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CBP Radiation Screening Change Speeds Shannon Airport Pre-clearances

June 27, 2011

Barely two weeks have passed since U.S. Customs and Border Protection (CBP) eased restrictions on the use of auxiliary power units (APUs) during radiation screening of business aircraft inbound to the United States, and already the change has paid off for Ireland's Shannon Airport (EINN).

"We had our first preclearance since the policy change on Wednesday," explains Joe Buckley, Business Development Manager at Shannon. "Looking at the timings of it, the aircraft blocked on at 0915, and blocked off at 1000. From startup to shutdown, 45 minutes. That included CBP preclearance with the APU on, refueling, and flight plan clearance."

As NBAA reported earlier this month, effective June 15, APUs may remain on while Radiation Isotope Identifier (RIID) checks are conducted on business aircraft entering the U.S., as long as exhaust vents for those units are eight feet off the ground or higher. The decision followed nearly two years of work between NBAA and CBP to find an acceptable compromise.

Shannon is the only airport at this time allowing security preclearance to the U.S. for business aircraft. While preclearance was always an advantage for pilots flying to the U.S., the preclearance process at Shannon used to take as long as 90 minutes, Buckley adds. A significant portion of that time was spent powering the aircraft back up following the RIID scan, and reentering flight plan data.

"Now, we may not always achieve a 45-minute turn," Buckley notes. "Sometimes we may even be faster, though a 60-minute turn is now a realistic expectation."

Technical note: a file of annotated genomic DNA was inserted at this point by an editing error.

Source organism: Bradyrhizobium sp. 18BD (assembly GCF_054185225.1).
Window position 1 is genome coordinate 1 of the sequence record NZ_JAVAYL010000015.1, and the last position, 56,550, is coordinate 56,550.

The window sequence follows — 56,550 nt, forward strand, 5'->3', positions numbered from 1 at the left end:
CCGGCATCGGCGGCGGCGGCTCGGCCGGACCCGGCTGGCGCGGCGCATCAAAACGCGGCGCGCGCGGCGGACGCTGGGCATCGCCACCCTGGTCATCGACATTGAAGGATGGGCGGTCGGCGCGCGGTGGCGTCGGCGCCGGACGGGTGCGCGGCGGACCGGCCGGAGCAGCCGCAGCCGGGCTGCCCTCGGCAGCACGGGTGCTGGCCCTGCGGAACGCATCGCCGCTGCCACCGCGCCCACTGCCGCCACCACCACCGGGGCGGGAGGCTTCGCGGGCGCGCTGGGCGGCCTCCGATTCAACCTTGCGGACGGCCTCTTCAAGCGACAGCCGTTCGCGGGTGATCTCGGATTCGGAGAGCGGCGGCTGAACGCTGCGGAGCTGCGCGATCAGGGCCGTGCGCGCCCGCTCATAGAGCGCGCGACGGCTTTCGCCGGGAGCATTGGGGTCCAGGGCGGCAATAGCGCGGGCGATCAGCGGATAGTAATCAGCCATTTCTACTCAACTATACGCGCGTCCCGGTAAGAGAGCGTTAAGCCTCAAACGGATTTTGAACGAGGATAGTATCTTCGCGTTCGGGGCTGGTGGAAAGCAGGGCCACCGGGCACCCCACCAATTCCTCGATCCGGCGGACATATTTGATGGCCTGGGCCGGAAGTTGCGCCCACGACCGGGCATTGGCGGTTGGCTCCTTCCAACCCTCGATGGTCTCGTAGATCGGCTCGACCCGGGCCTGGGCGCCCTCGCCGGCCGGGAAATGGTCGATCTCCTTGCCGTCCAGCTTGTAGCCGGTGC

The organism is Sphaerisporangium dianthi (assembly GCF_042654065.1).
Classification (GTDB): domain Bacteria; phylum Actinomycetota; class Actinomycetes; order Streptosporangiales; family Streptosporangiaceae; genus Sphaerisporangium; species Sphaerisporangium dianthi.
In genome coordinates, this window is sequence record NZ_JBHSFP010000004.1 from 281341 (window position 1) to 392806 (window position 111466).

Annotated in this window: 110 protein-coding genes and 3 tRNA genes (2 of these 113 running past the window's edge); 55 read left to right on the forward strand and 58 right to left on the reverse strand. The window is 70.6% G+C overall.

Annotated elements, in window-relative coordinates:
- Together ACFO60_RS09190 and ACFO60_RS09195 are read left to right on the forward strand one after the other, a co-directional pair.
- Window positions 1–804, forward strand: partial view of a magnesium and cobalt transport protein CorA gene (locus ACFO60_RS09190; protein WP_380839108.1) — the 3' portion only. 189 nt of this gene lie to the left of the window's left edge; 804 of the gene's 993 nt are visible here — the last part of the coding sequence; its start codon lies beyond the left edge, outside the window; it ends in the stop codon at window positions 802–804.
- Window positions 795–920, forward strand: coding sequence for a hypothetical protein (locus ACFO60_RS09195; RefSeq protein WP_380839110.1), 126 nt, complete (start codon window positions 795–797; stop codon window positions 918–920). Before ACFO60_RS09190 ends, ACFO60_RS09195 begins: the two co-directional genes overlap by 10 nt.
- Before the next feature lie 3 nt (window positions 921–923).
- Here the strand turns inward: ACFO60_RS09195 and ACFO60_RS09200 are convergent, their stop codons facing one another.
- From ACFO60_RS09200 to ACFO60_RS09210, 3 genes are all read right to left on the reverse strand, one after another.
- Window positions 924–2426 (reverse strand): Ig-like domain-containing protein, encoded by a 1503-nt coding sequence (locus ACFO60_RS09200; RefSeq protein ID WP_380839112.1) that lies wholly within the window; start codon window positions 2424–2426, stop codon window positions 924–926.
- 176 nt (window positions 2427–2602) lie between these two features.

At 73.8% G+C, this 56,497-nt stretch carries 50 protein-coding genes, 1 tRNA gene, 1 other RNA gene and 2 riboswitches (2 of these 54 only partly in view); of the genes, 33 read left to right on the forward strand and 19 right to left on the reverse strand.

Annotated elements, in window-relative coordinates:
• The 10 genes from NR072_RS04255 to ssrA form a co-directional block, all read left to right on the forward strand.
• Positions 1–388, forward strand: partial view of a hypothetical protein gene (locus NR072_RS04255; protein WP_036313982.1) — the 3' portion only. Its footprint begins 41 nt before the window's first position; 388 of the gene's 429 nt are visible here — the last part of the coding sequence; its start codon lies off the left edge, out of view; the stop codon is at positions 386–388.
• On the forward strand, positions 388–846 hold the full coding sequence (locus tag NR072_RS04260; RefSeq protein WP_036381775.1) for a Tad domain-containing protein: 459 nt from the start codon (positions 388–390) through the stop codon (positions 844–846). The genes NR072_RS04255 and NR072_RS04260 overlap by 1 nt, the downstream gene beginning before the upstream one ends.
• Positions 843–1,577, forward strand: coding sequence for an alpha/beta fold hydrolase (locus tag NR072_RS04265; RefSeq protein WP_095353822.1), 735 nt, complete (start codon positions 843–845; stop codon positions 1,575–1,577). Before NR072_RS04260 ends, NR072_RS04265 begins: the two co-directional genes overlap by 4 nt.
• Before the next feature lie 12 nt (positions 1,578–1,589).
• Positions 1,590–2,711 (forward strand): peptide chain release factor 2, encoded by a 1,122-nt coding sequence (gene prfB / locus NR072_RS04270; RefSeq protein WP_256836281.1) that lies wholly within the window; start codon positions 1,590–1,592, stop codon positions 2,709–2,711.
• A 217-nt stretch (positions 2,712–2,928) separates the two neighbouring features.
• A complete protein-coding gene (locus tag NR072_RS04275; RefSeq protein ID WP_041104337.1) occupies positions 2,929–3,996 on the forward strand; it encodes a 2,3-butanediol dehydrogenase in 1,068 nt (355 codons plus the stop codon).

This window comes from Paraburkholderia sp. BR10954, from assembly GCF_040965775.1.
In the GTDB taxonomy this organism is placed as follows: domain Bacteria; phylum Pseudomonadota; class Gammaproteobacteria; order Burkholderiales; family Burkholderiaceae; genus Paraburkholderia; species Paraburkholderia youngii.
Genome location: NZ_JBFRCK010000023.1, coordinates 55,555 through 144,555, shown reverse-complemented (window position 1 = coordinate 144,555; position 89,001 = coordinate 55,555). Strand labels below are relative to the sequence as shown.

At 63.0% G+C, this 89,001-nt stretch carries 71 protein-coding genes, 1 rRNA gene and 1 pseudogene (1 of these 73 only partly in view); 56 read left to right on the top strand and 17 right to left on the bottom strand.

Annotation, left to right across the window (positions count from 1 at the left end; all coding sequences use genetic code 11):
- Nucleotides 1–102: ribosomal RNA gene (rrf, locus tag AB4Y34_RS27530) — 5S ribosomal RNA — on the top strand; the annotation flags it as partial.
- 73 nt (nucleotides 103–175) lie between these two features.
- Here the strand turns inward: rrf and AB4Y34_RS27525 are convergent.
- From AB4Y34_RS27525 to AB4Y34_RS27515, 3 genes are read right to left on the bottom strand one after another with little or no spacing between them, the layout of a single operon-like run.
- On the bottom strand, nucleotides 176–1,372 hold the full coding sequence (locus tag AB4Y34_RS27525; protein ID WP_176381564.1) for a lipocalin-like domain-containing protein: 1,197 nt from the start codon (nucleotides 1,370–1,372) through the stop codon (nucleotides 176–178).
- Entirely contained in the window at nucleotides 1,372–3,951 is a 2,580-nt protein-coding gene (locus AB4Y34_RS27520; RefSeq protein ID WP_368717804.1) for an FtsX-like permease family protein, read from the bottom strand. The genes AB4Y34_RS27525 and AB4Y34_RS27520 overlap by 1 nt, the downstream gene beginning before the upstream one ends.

CBP had been concerned that hot exhaust from APUs could harm its officers, and also about the potential for interference with its scanning devices from onboard electronics. Those concerns proved to be unfounded, and the change greatly streamlines the CBP's radiation inspections, without sacrificing security protections.

"We appreciate the hard work from NBAA to make this change happen," Buckley says. "It really is a fantastic achievement for NBAA as a representative in the industry. I also must thank Homeland Security and CBP for working with the industry to find a solution."

While Shannon may now offer an even quicker stop prior to crossing the Atlantic, Buckley says there's no reason flight crews and their passengers couldn't pause and stay awhile, too. "We're more than an airport at the edge of the Atlantic for a technical stop," he says. "We're focusing very strongly on business aviation, and we'd like to see companies make investments here. We would love for people to stay over from time to time."

For more information, review NBAA's CBP Radiation Inspection information. Learn more about Shannon Airport.